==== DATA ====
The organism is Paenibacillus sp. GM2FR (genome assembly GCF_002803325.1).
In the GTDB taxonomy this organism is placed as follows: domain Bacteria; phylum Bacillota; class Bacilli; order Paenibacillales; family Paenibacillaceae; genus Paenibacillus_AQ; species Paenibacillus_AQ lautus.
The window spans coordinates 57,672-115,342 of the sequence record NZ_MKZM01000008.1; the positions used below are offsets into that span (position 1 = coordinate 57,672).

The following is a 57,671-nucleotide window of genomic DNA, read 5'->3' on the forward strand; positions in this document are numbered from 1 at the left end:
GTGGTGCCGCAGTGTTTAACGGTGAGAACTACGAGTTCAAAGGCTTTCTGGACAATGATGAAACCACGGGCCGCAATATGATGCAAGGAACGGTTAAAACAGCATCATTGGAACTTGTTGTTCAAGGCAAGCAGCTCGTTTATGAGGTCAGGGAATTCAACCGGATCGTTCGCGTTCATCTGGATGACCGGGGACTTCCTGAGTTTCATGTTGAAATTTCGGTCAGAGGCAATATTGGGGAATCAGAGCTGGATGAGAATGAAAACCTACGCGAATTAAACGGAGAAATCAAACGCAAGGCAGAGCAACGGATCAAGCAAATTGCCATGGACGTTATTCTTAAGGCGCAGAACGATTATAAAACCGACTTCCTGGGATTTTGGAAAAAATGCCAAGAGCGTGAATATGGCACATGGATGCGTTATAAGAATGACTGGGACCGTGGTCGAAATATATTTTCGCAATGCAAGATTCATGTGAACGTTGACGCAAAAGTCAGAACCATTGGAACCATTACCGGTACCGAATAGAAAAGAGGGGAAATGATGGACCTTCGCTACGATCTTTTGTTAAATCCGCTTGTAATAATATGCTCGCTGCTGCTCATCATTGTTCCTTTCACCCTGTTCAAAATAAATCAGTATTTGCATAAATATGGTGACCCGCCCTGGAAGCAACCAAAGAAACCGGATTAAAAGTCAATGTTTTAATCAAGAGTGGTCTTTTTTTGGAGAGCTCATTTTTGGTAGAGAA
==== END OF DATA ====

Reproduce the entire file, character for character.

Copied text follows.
The organism is Paenibacillus sp. GM2FR (genome assembly GCF_002803325.1).
In the GTDB taxonomy this organism is placed as follows: domain Bacteria; phylum Bacillota; class Bacilli; order Paenibacillales; family Paenibacillaceae; genus Paenibacillus_AQ; species Paenibacillus_AQ lautus.
The window spans coordinates 57,672-115,342 of the sequence record NZ_MKZM01000008.1; the positions used below are offsets into that span (position 1 = coordinate 57,672).

The following is a 57,671-nucleotide window of genomic DNA, read 5'->3' on the forward strand; positions in this document are numbered from 1 at the left end:
GTGGTGCCGCAGTGTTTAACGGTGAGAACTACGAGTTCAAAGGCTTTCTGGACAATGATGAAACCACGGGCCGCAATATGATGCAAGGAACGGTTAAAACAGCATCATTGGAACTTGTTGTTCAAGGCAAGCAGCTCGTTTATGAGGTCAGGGAATTCAACCGGATCGTTCGCGTTCATCTGGATGACCGGGGACTTCCTGAGTTTCATGTTGAAATTTCGGTCAGAGGCAATATTGGGGAATCAGAGCTGGATGAGAATGAAAACCTACGCGAATTAAACGGAGAAATCAAACGCAAGGCAGAGCAACGGATCAAGCAAATTGCCATGGACGTTATTCTTAAGGCGCAGAACGATTATAAAACCGACTTCCTGGGATTTTGGAAAAAATGCCAAGAGCGTGAATATGGCACATGGATGCGTTATAAGAATGACTGGGACCGTGGTCGAAATATATTTTCGCAATGCAAGATTCATGTGAACGTTGACGCAAAAGTCAGAACCATTGGAACCATTACCGGTACCGAATAGAAAAGAGGGGAAATGATGGACCTTCGCTACGATCTTTTGTTAAATCCGCTTGTAATAATATGCTCGCTGCTGCTCATCATTGTTCCTTTCACCCTGTTCAAAATAAATCAGTATTTGCATAAATATGGTGACCCGCCCTGGAAGCAACCAAAGAAACCGGATTAAAAGTCAATGTTTTAATCAAGAGTGGTCTTTTTTTGGAGAGCTCATTTTTGGTAGAGAA